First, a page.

Saquon Barkley is not keen on the prospect of sitting out the rest of the NFL season, despite a nagging injury. The New York Giants need to make sure their superstar back preserves himself for the future of their franchise. Todd Gurley is a stark…
New York Giants running back Saquon Barkley might be a “generational talent,” but he needs to have some generational perspective.
The 22-year-old Barkley might feel indestructible, but pushing himself to grind through the remaining NFL season would be a terrible mistake for both him and the Giants.
Saquon Barkley is an elite athlete, and superstars don’t want to sit on the bench while their teammates go to war. Unfortunately, he must deal with several harsh realities that afflict all running backs, not just the special ones.
Firstly, Saquon’s ankle and shoulder don’t know he talented he is. An injury is an injury, and this is where the right people in the New York Giants organization must make it clear to him that the history books are filled with star backs cut short in their prime.
Given his history of ankle trouble, analysts have listed Barkley’s chance of re-injury as high as 55%. If you are Giants head coach Pat Shurmur, would you risk the future of your franchise on a coin-flip in a season where you are 2-8?
Another fundamental to consider is that even healthy running backs have a shelf-life (Buffalo’s Frank Gore aside).
Saquon Barkley might feel like he can run forever, but the hits and the snaps add up. The gradual accumulation of wear and tear weighs on durability and explosiveness.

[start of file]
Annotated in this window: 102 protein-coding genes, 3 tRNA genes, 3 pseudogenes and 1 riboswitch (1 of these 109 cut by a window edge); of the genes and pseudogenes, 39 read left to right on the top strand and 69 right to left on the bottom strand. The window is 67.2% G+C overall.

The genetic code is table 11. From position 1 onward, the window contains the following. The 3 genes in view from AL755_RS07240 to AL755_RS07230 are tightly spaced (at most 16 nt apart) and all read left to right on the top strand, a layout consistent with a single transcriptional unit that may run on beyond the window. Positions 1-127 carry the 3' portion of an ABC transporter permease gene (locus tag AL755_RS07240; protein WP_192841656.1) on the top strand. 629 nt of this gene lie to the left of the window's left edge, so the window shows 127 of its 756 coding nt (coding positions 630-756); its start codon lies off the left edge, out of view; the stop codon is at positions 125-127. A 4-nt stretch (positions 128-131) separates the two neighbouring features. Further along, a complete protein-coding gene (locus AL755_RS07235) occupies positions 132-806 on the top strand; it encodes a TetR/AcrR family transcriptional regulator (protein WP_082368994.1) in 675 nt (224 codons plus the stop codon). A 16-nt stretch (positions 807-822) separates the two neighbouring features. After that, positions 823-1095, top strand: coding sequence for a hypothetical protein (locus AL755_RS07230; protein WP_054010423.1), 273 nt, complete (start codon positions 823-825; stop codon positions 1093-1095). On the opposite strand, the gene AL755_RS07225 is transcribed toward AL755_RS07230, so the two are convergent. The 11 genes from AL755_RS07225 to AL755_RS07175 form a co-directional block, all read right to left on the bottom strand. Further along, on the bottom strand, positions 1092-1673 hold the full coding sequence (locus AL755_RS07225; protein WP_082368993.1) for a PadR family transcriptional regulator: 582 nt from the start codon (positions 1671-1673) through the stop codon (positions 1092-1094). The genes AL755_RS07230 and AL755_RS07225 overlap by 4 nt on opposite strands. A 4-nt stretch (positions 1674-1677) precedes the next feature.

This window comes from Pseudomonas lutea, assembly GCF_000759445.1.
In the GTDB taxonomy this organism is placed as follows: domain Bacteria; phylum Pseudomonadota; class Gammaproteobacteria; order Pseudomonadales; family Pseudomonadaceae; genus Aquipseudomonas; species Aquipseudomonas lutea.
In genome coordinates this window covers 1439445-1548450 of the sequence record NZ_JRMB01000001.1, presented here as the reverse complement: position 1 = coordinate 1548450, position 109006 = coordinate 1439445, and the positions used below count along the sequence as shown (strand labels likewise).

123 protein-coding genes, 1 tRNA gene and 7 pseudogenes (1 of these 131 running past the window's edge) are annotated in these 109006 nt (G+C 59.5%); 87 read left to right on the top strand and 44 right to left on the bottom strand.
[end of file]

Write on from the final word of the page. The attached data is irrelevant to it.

Barkley should also recognize that his team’s season is over. If he ever wants to make a Super Bowl run – much less a trip to Canton – he needs to make sure that he is playing at his best in a season that counts.
The NFL is a fickle place, and it’s one thing to register 2,000 total yards rushing and receiving in a write-off season; it’s another to do it during a playoff run.
The former Penn State standout needs to listen to the people around him and extend his career so he can be there to support rookie QB Daniel Jones as the Giants build their franchise for the future. He won’t be able to do that if he does permanent damage to his ankle rushing for 200 yards against the Miami Dolphins in Week 14, or the hapless Washington Redskins the following week.
Any NFL player worth their salt wants to be on the field at all costs, but Saquon Barkley’s production is simply too valuable a commodity to waste in embarrassing losses to the New York Jets.
If he wants to ensure maximum financial and athletic success, he should sit out for the rest of this season and get fully healthy. Will he do it? Good luck, Mr. Shurmur.
This article was edited by Josiah Wilmoth.
Last modified: November 13, 2019 6:01 PM UTC